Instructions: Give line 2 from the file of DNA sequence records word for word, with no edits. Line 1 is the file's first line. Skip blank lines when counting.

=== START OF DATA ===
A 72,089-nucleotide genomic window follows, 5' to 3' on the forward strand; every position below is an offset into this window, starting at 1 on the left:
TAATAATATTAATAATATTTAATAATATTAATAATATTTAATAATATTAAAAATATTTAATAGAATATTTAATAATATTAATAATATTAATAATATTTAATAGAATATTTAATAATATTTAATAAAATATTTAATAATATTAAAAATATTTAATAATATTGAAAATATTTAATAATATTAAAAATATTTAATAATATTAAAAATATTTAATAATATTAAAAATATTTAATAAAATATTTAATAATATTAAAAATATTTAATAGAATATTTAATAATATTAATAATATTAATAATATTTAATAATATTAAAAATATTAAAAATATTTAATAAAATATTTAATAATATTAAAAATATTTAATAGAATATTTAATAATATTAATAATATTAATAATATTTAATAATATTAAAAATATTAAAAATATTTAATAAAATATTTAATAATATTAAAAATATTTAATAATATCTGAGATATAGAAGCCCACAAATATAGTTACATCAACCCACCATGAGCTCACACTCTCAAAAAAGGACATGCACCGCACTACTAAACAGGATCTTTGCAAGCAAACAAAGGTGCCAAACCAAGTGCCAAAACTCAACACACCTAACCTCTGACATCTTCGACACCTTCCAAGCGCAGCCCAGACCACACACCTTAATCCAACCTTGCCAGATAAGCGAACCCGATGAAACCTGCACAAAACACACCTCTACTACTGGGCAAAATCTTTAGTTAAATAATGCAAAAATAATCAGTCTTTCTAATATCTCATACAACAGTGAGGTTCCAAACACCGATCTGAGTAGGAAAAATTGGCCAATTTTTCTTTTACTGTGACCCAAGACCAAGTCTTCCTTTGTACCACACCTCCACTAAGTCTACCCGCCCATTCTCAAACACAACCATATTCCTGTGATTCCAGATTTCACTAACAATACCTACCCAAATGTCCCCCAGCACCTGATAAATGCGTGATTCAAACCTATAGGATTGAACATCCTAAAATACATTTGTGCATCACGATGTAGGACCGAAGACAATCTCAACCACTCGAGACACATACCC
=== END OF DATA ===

TAATAATATTAATAATATTTAATAATATTAATAATATTTAATAATATTAAAAATATTTAATAGAATATTTAATAATATTAATAATATTAATAATATTTAATAGAATATTTAATAATATTTAATAAAATATTTAATAATATTAAAAATATTTAATAATATTGAAAATATTTAATAATATTAAAAATATTTAATAATATTAAAAATATTTAATAATATTAAAAATATTTAATAAAATATTTAATAATATTAAAAATATTTAATAGAATATTTAATAATATTAATAATATTAATAATATTTAATAATATTAAAAATATTAAAAATATTTAATAAAATATTTAATAATATTAAAAATATTTAATAGAATATTTAATAATATTAATAATATTAATAATATTTAATAATATTAAAAATATTAAAAATATTTAATAAAATATTTAATAATATTAAAAATATTTAATAATATCTGAGATATAGAAGCCCACAAATATAGTTACATCAACCCACCATGAGCTCACACTCTCAAAAAAGGACATGCACCGCACTACTAAACAGGATCTTTGCAAGCAAACAAAGGTGCCAAACCAAGTGCCAAAACTCAACACACCTAACCTCTGACATCTTCGACACCTTCCAAGCGCAGCCCAGACCACACACCTTAATCCAACCTTGCCAGATAAGCGAACCCGATGAAACCTGCACAAAACACACCTCTACTACTGGGCAAAATCTTTAGTTAAATAATGCAAAAATAATCAGTCTTTCTAATATCTCATACAACAGTGAGGTTCCAAACACCGATCTGAGTAGGAAAAATTGGCCAATTTTTCTTTTACTGTGACCCAAGACCAAGTCTTCCTTTGTACCACACCTCCACTAAGTCTACCCGCCCATTCTCAAACACAACCATATTCCTGTGATTCCAGATTTCACTAACAATACCTACCCAAATGTCCCCCAGCACCTGATAAATGCGTGATTCAAACCTATAGGATTGAACATCCTAAAATACATTTGTGCATCACGATGTAGGACCGAAGACAATCTCAACCACTCGAGACACATACCC